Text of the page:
With all the goings on that have been happening on the political landscape recently (cheese and wine anyone?!), you would be forgiven for not having heard or taken stock of the fact that from April 2022, university leavers with a plan 2 student loan will, on average, be paying around £110 more per year than they would have done. Not ideal in the current cost of living crisis. In this blog, we take a look at why this is, and also how student loan repayments work when you are self employed/director of your own limited company, and you may only be taking a small salary, if at all, with the rest as drawings or dividends.
Why are loan repayments going up?
Usually, each year, the government raises the student loan repayment threshold by 4.6%, based on average earning growth. However, this year, they are freezing the thresholds for plan 2 loans at the 21/22 levels.
Regardless of whether your employed, self employed, or a director of your own limited company, everyone has to repay their student loan when their total income exceeds their relevant threshold.
Plan 1 Loan
You will have a Plan 1 loan if a) you live in England/Wales and took your loan out before 1st September 2012 or b) took out your loan at any time in Scotland/Northern Ireland. Plan 1 loans are not affected by the threshold freeze.
The threshold for Plan 1 loans for 21/22 is £19,895, rising to £20,195 in April 2022 for the 22/23 tax year.
Plan 2 Loan
You will have a Plan 2 loan if you took out your loan (excluding Postgraduate Loans) in England/Wales on or after 1st September 2012.
The threshold for Plan 2 loans for 21/22 is £27,295, which is where it will remain for 22/23. This was due to increase to £28,550 from April 2022, meaning that university leavers on plan 2 will have to make repayments on an additional amount of £1,255 (equating to just over £110).
What will I have to pay?
For both Plan 1 and Plan 2 loans, you will be required to repay 9% of your total income that exceeds your relevant threshold.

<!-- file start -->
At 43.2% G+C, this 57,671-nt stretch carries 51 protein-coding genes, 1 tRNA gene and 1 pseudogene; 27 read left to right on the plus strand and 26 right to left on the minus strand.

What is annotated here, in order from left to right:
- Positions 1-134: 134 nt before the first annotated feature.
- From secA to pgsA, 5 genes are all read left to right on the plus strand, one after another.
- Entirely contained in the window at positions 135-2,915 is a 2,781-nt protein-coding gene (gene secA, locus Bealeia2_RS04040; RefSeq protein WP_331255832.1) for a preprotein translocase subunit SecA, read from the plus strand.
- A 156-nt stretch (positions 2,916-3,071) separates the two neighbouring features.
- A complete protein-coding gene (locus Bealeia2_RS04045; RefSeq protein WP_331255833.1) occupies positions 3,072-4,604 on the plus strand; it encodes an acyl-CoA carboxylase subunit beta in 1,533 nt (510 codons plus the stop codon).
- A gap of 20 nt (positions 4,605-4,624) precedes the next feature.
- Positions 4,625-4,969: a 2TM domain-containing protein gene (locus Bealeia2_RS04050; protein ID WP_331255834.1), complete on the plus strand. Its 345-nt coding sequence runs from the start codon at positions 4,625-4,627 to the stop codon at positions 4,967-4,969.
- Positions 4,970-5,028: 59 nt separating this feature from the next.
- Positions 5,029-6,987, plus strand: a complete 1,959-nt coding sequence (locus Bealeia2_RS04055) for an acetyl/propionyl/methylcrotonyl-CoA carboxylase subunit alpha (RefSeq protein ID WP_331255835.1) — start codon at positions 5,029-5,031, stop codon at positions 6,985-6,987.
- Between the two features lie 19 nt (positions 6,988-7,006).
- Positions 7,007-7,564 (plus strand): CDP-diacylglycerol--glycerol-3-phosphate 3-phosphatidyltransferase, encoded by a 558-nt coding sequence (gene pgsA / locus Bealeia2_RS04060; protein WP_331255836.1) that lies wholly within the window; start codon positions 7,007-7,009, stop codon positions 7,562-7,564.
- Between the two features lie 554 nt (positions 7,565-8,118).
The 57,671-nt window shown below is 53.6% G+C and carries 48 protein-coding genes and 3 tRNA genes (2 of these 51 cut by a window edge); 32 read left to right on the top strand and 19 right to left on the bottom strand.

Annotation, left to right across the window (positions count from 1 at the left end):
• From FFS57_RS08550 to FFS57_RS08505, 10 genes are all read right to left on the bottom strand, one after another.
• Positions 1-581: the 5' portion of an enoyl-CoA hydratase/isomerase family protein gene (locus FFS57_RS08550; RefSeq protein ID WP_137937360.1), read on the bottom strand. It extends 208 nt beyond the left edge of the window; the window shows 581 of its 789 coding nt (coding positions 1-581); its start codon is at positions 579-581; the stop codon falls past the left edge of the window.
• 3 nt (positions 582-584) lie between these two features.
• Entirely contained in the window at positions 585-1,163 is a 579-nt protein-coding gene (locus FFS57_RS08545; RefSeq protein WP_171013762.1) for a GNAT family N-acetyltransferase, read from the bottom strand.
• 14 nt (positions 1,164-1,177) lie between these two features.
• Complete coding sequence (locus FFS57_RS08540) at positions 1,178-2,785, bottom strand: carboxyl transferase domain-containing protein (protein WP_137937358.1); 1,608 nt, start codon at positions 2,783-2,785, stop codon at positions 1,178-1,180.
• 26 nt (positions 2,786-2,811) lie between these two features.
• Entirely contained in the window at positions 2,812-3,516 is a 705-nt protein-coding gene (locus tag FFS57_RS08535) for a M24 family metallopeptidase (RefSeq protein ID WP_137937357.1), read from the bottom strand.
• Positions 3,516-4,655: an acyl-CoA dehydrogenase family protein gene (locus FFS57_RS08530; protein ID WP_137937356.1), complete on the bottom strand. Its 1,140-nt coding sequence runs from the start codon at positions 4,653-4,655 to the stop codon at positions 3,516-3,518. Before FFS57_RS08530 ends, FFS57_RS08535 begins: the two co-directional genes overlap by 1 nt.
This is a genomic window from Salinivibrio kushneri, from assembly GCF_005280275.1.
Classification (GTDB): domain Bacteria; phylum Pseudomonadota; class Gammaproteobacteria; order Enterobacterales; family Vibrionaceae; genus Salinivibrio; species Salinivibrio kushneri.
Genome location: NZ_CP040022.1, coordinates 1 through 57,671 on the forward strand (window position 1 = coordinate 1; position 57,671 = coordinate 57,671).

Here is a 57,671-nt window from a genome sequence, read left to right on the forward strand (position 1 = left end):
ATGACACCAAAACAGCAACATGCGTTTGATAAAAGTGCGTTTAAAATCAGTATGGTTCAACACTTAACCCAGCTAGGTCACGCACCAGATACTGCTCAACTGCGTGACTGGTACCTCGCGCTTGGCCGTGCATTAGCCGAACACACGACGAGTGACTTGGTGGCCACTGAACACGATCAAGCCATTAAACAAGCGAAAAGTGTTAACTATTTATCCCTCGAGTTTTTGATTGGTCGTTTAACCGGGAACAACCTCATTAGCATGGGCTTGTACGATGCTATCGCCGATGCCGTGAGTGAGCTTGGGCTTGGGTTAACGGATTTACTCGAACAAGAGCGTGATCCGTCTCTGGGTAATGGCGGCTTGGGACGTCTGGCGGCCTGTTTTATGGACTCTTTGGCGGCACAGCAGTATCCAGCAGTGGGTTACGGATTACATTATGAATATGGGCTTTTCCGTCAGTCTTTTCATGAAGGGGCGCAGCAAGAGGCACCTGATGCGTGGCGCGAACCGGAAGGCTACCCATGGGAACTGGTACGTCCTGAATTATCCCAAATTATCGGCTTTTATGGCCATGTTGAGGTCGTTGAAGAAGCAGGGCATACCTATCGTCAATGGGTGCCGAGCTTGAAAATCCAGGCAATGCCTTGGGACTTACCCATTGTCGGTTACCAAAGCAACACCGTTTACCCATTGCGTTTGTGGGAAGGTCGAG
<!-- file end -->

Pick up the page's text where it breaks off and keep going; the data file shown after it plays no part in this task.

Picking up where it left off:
So how do student loan repayments work if I’m a company director or self employed?
For most people in permanent, PAYE employment, who have no other personal income, student loan repayments will be deducted from monthly pay and paid to HMRC by your employer. HMRC then passes these payments over to the student loans company.
However, if you are self employed, it is likely that you will not be receiving a salary. Therefore, when your self assessment return for the period is calculated, you will need to declare that you have a student loan. The 9% deduction will then be calculated on your total income that exceeds your relevant threshold and will be payable to HMRC in additional to your self assessment tax liability for the year.
If you are a company director, it is likely that, for tax planning purposes, you will be withdrawing a small salary (under the student loan repayment threshold) and then withdrawing dividends from the company. Therefore, even though your salary will be below the threshold, your dividends will need to be taken into account, so, just like self employed workers, you will also need to declare this on your self assessment return for the year and the deduction will be made based on your total income (including dividends) for the period.
It is also worth bearing in mind that even if you aren’t a company director or self employed, and are permanently employed, if you receive personal income from any other source (such as rental income, or dividends from other companies), the you will also need to make additional student loan repayments based on this additional income when you prepare your self assessment return.
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